Network TV is in a mad scramble to catch up with viewing habits that shifted long ago—and it would seem there’s considerable, if not impossible, ground to cover to reach Gen Z.
TV consumption by Gen Z (anyone born between 1995 and 2015) dropped by half in five years, according to Nielsen. Cord cutting is to blame for such a precipitous decline, which has rightly spooked major networks into snatching back the intellectual property (IP) they’d been licensing to the likes of Netflix and Hulu so that they can now create their own streaming services.
But as the streaming landscape becomes even more bloated with newcomers like Peacock, HBO Max, Apple TV+, and Disney+, there’s still one giant to rule them all when considering overall digital video consumption: YouTube.
And what does Gen Z love? YouTube.
According to Pew, 85% of teens say they use YouTube compared to Instagram (72%), Snapchat (69%), or Facebook (51%). Couple that with YouTube’s watch time on TV screens hitting more than 250 million hours per day (Netflix reportedly pulls in 164.8 million hours per day by comparison), and therein lies a unique programming opportunity.
One that a startup called Brat TV is taking full advantage of.
Rob Fishman and Darren Lachtman founded Brat TV in 2017, their next collaboration after having sold their influencer marketing platform Niche to Twitter in 2015. Having been embedded with social platforms, its roster of stars, and their devoted followings, Fishman noticed that Gen Z wanted more than just memes and short clips. There was a space and hunger, he believed, for longer-form content anchored by top social talent.
“At bottom, what we try to be is an entertainment brand that matters to a Gen Z,” Fishman says. “We do that by creating a product that should belong on television but is instead given out for free on YouTube, because that’s where they’re actually tuning in as opposed to the television sets that they don’t want to watch anymore.”
Across its current slate of 15 shows, Brat TV has pulled in nearly 13 million unique viewers, with more than 5 billion minutes of watch time. The network’s combined social following of 5 million is up 65% year-over-year.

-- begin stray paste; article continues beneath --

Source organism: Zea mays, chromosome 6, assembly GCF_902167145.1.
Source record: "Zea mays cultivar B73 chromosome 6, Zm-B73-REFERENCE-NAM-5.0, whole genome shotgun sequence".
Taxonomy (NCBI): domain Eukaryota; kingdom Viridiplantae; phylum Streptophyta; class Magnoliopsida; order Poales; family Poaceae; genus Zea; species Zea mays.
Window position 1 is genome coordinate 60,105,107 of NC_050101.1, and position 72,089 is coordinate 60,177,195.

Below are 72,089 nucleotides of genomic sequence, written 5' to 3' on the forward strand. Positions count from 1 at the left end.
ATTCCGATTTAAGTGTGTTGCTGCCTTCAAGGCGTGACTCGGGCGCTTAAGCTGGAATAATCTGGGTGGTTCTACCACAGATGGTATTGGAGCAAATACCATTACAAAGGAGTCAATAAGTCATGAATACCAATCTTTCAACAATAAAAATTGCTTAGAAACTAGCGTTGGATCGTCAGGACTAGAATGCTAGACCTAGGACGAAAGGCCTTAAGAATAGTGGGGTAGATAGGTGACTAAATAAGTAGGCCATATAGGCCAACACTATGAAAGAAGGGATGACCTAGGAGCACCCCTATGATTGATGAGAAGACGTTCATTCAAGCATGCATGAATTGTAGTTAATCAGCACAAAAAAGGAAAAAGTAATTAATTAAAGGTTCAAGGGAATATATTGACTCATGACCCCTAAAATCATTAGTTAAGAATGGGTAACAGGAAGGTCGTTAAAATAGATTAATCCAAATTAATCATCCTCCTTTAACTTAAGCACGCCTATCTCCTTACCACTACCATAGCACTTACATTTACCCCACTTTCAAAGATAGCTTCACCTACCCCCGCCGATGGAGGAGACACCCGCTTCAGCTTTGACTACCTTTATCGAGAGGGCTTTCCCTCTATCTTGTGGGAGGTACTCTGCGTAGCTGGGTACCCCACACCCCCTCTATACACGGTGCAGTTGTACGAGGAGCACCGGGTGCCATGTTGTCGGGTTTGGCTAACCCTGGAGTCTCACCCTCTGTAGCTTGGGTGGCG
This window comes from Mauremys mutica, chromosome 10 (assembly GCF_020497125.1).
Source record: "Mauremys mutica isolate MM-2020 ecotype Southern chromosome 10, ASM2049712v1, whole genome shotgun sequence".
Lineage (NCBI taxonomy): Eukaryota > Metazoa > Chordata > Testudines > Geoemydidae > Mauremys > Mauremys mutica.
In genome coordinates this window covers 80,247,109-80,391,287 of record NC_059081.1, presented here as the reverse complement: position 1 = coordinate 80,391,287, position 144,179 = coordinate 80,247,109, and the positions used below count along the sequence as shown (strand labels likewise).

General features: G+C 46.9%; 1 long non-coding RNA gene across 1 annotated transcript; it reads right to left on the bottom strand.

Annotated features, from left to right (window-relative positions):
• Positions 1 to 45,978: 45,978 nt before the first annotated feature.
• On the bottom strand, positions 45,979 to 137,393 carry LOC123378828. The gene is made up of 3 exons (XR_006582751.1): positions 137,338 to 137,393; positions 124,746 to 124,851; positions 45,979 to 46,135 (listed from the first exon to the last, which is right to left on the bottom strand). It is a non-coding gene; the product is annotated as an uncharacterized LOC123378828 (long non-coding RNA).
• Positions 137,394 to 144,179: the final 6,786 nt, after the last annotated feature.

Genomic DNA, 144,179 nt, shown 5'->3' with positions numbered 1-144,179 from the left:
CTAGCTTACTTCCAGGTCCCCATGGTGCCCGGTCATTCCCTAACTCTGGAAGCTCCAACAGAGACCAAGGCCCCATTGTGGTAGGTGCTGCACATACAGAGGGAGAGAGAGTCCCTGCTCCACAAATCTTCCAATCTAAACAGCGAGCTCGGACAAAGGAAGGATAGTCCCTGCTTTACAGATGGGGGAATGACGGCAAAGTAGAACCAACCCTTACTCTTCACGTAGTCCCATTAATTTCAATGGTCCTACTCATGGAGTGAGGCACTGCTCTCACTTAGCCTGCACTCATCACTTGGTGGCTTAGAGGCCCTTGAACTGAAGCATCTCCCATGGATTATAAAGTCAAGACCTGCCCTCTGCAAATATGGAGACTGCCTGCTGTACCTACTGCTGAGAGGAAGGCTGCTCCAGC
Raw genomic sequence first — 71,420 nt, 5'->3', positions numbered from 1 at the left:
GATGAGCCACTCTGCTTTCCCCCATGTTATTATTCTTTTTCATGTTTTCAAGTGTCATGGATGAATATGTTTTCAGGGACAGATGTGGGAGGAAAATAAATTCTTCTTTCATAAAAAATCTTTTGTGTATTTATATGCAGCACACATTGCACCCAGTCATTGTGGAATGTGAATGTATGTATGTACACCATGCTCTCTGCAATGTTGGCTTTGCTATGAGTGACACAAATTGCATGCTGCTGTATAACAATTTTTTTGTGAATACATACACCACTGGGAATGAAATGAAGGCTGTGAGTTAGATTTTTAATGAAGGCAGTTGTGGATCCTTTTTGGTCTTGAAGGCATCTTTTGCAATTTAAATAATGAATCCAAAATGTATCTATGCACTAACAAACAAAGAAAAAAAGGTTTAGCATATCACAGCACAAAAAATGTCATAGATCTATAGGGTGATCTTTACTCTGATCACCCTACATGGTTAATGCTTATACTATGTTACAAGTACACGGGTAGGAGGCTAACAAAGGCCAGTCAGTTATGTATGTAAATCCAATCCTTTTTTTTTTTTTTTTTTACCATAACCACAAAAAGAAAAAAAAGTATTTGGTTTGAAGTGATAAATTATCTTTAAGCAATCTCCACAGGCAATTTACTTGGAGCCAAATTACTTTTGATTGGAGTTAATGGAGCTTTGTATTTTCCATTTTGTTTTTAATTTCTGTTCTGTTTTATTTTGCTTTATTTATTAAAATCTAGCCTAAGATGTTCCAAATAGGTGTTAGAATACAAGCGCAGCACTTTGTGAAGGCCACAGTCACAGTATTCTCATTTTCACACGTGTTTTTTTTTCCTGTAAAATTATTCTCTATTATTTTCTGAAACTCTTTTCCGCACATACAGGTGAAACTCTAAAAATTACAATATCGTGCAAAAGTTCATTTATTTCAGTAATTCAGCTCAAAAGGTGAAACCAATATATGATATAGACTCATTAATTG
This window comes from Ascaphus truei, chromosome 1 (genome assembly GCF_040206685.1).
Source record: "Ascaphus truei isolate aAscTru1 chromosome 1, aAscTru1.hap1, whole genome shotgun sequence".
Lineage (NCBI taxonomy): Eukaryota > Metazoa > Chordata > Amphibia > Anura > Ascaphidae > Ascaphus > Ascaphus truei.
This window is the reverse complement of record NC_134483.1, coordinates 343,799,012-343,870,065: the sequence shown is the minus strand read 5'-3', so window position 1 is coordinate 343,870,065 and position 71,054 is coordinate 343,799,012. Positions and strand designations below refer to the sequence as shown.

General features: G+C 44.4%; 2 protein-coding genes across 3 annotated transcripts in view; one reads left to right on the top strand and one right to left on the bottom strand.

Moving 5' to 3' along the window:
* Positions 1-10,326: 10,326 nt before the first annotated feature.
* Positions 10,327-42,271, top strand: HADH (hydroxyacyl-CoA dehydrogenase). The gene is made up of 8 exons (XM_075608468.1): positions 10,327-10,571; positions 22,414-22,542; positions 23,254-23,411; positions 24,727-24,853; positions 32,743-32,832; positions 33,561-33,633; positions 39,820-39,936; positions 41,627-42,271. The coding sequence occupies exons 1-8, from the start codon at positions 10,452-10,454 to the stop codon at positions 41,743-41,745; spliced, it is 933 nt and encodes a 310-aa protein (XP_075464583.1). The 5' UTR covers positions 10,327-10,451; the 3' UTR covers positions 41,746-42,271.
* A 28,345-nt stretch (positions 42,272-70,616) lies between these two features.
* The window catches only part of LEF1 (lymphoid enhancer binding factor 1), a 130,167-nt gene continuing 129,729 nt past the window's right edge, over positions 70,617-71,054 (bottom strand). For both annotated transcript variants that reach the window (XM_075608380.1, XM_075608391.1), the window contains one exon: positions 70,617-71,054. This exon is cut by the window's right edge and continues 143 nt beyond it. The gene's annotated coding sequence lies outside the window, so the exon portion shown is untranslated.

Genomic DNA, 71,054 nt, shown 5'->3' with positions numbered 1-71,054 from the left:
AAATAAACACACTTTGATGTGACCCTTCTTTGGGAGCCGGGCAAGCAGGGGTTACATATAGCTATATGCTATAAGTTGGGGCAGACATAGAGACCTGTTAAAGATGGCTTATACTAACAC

Brat TV certainly isn’t the first in the space of Gen Z-focused programming on YouTube. AwesomenessTV once rode that brief first wave of YouTube networks that aspired to be the next-generation cable networks. Awesomeness thought it would be Nickelodeon for the YouTube set.
While AwesomenessTV, which is now owned by Viacom (Nickelodeon’s parent company), is still a direct competitor to Brat TV, Fishman and Lachtman’s approach diverges in key areas.
“It almost seems like they’re learning lessons from like the AwesomenessTVs of the world where these businesses overextended themselves—they tried to do too many things at once,” says YouTube marketing expert and founder of agency Epic Signal Brendan Gahan. “Yes [Brat TV is] using influencer talent, but their business is not about becoming a [multi-channel network] and managing talent—it’s about creating IP that they can own.”
Make it fast. Do it cheap. But it’s got to be good
Major networks and streamers have found resounding success with Gen Z with hits like Riverdale, Stranger Things, and 13 Reasons Why. However, Fishman is confident that Brat is delivering the same caliber of storytelling at a fraction of the cost. Brat’s cost of production is $3,500 per minute compared to regular network TV that, on the lower end, can average upwards of $25,000 per minute.
Operating out of a 10,000-square-foot studio space in Hollywood, Brat’s infrastructure allows it to “rinse and repeat and produce at a really low price point,” Fishman says, which would explain how they plan to fulfill a rather aggressive slate of shooting a show every month. Brat TV’s productions are also somewhat streamlined given the fact that all its shows live in the same universe.
Although, it sounds like a recipe for slipshod content, Brat actually delivers relatively polished shows. That said, at the network’s price point, the production quality could never match what the deep pockets of a Netflix could conjure up. However, in Gahan’s opinion, that’s exactly what works in Brat’s favor given how inundated Gen Z is with the kind of phone-generated content across Tik Tok, Instagram, and YouTube.
“[Gen Z’s] tastes are more in tune with that DIY aesthetic,” says Gahan. “Brat is beyond just a vlogger with a camera in their bedroom. But there’s not a necessity to go super high end. Going too high end could be alienating to a lot of people if that’s not what you’re used to. And to a certain extent you might associate that with, ‘That’s what my parents watch.'”
“We’re not necessarily chasing those higher budgets,” Fishman says. “We’re very comfortable with where we are. Some of the most successful people in Hollywood have realized that when you find something that works, it’s really about doubling and tripling down on that and not necessarily chasing the bigger and bigger budgets to get something even larger and more glamorous.”
Working with “bratty” brands
“It’s not necessarily YouTube’s job to turn us into a profitable business,” Fishman says. “The challenge, though, is making money.”
At the heart of Brat TV’s current business strategy is direct ad sales. Brat TV belongs to an elite group of organizations on YouTube including Condé Nast, SoulPancake, NBC, and CBS, who are permitted to control which ads run on their channels as opposed to YouTube’s general MO of what you get is what you get.
For Brat TV, that has meant working with such brands as Adidas, Spotify, Extra gum, Subway, Netflix, and, yes, Nickelodeon, for traditional marketing spots as well as in-show product placement. Brat TV also produces custom advertising featuring network talent who actually receive a cut for participating in advertorial content.